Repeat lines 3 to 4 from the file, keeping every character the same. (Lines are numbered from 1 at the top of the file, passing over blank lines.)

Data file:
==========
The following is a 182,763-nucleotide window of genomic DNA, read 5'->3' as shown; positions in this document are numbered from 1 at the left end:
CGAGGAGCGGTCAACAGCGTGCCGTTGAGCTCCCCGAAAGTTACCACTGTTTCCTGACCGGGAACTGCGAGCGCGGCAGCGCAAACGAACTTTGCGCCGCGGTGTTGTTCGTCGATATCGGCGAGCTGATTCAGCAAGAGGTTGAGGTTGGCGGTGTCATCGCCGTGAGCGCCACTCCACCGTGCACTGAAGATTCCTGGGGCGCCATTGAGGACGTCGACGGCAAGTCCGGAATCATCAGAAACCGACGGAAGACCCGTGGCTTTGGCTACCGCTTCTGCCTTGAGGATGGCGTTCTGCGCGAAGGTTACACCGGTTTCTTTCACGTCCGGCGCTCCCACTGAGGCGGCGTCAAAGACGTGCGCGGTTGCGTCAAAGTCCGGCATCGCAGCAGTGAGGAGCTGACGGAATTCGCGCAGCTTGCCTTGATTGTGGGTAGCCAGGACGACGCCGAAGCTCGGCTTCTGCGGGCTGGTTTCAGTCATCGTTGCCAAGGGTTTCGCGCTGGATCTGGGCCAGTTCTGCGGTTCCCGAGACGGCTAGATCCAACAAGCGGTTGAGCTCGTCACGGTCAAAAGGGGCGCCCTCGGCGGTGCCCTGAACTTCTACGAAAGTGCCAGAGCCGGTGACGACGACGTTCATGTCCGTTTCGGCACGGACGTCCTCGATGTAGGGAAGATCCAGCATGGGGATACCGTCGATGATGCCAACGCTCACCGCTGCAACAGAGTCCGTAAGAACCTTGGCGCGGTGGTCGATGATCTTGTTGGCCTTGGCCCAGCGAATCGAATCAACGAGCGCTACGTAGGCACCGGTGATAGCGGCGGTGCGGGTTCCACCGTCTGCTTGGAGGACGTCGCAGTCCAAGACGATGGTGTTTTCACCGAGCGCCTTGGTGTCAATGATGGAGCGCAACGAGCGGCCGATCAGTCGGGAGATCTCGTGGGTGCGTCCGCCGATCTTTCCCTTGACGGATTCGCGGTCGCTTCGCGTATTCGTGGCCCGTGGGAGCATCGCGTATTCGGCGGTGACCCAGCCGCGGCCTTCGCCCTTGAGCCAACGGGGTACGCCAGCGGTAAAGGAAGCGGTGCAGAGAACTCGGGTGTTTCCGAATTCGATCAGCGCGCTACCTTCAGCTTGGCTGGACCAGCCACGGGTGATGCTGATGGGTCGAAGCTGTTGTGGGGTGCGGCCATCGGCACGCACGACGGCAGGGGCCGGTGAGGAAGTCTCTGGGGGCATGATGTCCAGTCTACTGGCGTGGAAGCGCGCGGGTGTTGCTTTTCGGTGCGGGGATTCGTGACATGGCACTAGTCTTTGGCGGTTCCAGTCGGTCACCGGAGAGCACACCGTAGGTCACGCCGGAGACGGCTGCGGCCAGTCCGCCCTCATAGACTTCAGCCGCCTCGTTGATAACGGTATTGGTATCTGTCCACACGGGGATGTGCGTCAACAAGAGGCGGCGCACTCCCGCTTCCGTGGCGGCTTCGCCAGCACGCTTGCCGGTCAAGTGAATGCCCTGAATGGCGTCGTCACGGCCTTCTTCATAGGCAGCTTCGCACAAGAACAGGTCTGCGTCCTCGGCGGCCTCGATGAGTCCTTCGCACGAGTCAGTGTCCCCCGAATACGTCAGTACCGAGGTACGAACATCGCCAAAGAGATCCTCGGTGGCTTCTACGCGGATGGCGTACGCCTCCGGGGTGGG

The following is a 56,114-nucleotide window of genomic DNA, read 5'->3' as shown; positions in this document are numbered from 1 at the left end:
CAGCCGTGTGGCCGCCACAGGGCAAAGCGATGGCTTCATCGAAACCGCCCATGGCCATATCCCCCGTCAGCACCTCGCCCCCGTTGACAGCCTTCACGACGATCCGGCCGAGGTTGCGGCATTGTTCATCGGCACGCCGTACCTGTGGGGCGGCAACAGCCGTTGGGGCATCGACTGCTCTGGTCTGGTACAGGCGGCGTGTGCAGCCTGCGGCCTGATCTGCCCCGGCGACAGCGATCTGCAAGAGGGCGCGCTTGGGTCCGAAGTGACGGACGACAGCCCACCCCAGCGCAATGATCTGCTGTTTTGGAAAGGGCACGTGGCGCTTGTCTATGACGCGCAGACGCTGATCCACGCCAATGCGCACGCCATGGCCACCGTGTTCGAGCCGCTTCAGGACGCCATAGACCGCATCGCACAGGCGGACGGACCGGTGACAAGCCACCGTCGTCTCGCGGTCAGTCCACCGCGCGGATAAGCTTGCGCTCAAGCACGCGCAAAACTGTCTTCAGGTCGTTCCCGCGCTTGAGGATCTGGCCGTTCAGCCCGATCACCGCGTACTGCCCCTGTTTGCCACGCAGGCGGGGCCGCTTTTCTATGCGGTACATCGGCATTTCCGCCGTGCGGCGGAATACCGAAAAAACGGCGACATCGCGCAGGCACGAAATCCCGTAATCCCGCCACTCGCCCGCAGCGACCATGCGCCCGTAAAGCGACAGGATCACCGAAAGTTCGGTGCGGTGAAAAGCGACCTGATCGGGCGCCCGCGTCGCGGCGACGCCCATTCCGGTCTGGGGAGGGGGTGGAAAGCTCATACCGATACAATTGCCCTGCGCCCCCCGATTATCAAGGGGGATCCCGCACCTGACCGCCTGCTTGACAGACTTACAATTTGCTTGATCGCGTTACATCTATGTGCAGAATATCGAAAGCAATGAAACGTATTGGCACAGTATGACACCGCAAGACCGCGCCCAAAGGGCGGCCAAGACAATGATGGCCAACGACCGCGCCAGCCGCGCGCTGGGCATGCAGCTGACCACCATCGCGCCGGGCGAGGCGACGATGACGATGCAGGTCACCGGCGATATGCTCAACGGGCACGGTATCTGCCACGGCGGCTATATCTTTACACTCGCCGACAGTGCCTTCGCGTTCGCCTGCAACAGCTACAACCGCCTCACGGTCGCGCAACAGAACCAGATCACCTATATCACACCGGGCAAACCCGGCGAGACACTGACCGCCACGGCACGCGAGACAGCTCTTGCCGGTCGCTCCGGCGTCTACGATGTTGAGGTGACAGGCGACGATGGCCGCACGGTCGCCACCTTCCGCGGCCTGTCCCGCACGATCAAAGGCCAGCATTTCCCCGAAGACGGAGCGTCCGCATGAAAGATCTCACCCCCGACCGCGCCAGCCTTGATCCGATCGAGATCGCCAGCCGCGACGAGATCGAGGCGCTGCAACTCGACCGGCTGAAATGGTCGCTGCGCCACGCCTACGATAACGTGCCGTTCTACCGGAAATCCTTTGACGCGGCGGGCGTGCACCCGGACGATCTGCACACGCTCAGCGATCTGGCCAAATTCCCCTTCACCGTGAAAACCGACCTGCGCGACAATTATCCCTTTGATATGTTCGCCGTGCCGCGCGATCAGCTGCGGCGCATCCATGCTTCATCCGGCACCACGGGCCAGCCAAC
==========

The following is a 56,114-nucleotide window of genomic DNA, read 5'->3' as shown; positions in this document are numbered from 1 at the left end:
CAGCCGTGTGGCCGCCACAGGGCAAAGCGATGGCTTCATCGAAACCGCCCATGGCCATATCCCCCGTCAGCACCTCGCCCCCGTTGACAGCCTTCACGACGATCCGGCCGAGGTTGCGGCATTGTTCATCGGCACGCCGTACCTGTGGGGCGGCAACAGCCGTTGGGGCATCGACTGCTCTGGTCTGGTACAGGCGGCGTGTGCAGCCTGCGGCCTGATCTGCCCCGGCGACAGCGATCTGCAAGAGGGCGCGCTTGGGTCCGAAGTGACGGACGACAGCCCACCCCAGCGCAATGATCTGCTGTTTTGGAAAGGGCACGTGGCGCTTGTCTATGACGCGCAGACGCTGATCCACGCCAATGCGCACGCCATGGCCACCGTGTTCGAGCCGCTTCAGGACGCCATAGACCGCATCGCACAGGCGGACGGACCGGTGACAAGCCACCGTCGTCTCGCGGTCAGTCCACCGCGCGGATAAGCTTGCGCTCAAGCACGCGCAAAACTGTCTTCAGGTCGTTCCCGCGCTTGAGGATCTGGCCGTTCAGCCCGATCACCGCGTACTGCCCCTGTTTGCCACGCAGGCGGGGCCGCTTTTCTATGCGGTACATCGGCATTTCCGCCGTGCGGCGGAATACCGAAAAAACGGCGACATCGCGCAGGCACGAAATCCCGTAATCCCGCCACTCGCCCGCAGCGACCATGCGCCCGTAAAGCGACAGGATCACCGAAAGTTCGGTGCGGTGAAAAGCGACCTGATCGGGCGCCCGCGTCGCGGCGACGCCCATTCCGGTCTGGGGAGGGGGTGGAAAGCTCATACCGATACAATTGCCCTGCGCCCCCCGATTATCAAGGGGGATCCCGCACCTGACCGCCTGCTTGACAGACTTACAATTTGCTTGATCGCGTTACATCTATGTGCAGAATATCGAAAGCAATGAAACGTATTGGCACAGTATGACACCGCAAGACCGCGCCCAAAGGGCGGCCAAGACAATGATGGCCAACGACCGCGCCAGCCGCGCGCTGGGCATGCAGCTGACCACCATCGCGCCGGGCGAGGCGACGATGACGATGCAGGTCACCGGCGATATGCTCAACGGGCACGGTATCTGCCACGGCGGCTATATCTTTACACTCGCCGACAGTGCCTTCGCGTTCGCCTGCAACAGCTACAACCGCCTCACGGTCGCGCAACAGAACCAGATCACCTATATCACACCGGGCAAACCCGGCGAGACACTGACCGCCACGGCACGCGAGACAGCTCTTGCCGGTCGCTCCGGCGTCTACGATGTTGAGGTGACAGGCGACGATGGCCGCACGGTCGCCACCTTCCGCGGCCTGTCCCGCACGATCAAAGGCCAGCATTTCCCCGAAGACGGAGCGTCCGCATGAAAGATCTCACCCCCGACCGCGCCAGCCTTGATCCGATCGAGATCGCCAGCCGCGACGAGATCGAGGCGCTGCAACTCGACCGGCTGAAATGGTCGCTGCGCCACGCCTACGATAACGTGCCGTTCTACCGGAAATCCTTTGACGCGGCGGGCGTGCACCCGGACGATCTGCACACGCTCAGCGATCTGGCCAAATTCCCCTTCACCGTGAAAACCGACCTGCGCGACAATTATCCCTTTGATATGTTCGCCGTGCCGCGCGATCAGCTGCGGCGCATCCATGCTTCATCCGGCACCACGGGCCAGCCAAC